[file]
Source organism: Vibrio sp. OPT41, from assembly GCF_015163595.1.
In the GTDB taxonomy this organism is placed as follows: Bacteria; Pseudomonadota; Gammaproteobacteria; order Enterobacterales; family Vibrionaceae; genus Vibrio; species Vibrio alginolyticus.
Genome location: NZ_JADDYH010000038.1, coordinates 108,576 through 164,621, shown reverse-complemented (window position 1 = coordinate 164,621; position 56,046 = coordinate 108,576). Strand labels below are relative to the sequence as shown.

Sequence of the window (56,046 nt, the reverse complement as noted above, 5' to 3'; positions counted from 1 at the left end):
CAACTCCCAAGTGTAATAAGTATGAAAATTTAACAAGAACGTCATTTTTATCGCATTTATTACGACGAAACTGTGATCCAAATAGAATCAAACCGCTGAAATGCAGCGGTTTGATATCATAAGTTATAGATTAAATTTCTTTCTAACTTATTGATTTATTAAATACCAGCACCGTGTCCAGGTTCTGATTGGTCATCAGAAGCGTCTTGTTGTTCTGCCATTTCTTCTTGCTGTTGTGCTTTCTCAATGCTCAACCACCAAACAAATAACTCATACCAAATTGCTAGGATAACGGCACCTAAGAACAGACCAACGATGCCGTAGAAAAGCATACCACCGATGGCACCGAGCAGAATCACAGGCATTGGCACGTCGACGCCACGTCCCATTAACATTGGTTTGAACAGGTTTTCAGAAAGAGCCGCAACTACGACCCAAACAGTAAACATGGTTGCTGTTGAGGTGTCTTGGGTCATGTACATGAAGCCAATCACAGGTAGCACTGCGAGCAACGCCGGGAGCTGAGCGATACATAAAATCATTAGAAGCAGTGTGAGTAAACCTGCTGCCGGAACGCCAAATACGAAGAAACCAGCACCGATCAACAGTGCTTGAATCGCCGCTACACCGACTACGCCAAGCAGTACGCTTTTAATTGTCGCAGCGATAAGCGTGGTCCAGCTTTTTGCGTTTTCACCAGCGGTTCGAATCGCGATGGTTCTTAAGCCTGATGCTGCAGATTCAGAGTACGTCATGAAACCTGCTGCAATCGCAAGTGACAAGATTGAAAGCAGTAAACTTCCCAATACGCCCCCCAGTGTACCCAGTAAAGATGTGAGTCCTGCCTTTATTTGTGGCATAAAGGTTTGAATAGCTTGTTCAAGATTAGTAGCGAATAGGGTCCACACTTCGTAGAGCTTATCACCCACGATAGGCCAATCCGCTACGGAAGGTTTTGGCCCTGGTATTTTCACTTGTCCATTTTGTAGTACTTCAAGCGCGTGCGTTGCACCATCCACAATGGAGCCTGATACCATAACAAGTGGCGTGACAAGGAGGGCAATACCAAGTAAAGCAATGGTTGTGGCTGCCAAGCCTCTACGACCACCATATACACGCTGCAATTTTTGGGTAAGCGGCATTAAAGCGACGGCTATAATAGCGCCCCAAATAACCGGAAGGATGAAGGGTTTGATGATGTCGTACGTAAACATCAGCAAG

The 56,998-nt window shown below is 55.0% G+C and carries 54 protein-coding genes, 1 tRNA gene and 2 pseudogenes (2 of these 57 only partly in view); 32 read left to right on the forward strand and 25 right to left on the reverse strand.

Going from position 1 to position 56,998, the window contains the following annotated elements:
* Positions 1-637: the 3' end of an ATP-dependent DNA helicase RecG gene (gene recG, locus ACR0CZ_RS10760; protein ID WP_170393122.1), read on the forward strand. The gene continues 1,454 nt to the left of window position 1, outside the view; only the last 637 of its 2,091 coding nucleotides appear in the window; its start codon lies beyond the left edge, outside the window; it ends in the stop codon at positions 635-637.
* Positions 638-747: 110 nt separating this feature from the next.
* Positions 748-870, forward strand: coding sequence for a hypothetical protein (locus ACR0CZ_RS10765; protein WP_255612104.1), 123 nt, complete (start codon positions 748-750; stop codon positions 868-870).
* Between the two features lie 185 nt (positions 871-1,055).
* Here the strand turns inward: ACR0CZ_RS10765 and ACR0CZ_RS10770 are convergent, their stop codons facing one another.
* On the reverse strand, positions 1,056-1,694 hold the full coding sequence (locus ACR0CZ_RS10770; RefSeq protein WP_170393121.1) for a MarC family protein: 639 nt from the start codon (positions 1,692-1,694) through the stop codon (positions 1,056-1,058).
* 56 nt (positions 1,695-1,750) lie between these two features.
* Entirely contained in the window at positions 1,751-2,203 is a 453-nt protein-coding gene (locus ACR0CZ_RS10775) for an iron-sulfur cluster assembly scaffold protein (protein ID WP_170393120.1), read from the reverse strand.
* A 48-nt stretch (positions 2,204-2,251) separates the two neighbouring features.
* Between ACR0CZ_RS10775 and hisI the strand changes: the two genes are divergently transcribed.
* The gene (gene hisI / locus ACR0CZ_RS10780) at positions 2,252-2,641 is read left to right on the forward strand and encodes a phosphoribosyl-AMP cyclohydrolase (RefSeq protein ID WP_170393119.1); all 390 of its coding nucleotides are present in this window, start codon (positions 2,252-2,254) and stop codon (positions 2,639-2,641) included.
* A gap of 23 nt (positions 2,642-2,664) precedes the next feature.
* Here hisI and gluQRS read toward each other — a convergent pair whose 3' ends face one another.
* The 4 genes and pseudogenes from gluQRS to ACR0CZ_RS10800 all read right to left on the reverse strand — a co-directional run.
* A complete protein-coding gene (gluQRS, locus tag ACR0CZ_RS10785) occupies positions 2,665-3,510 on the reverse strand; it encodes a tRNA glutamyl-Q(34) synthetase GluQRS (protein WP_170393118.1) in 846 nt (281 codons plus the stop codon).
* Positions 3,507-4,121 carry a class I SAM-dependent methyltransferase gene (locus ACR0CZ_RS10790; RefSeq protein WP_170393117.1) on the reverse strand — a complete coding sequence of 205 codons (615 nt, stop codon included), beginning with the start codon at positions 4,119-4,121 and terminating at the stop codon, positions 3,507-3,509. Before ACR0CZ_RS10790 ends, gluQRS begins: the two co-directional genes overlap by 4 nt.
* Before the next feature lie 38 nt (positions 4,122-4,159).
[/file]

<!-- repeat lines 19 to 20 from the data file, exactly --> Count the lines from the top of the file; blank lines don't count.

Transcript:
* A gap of 23 nt (positions 2,642-2,664) precedes the next feature.
* Here hisI and gluQRS read toward each other — a convergent pair whose 3' ends face one another.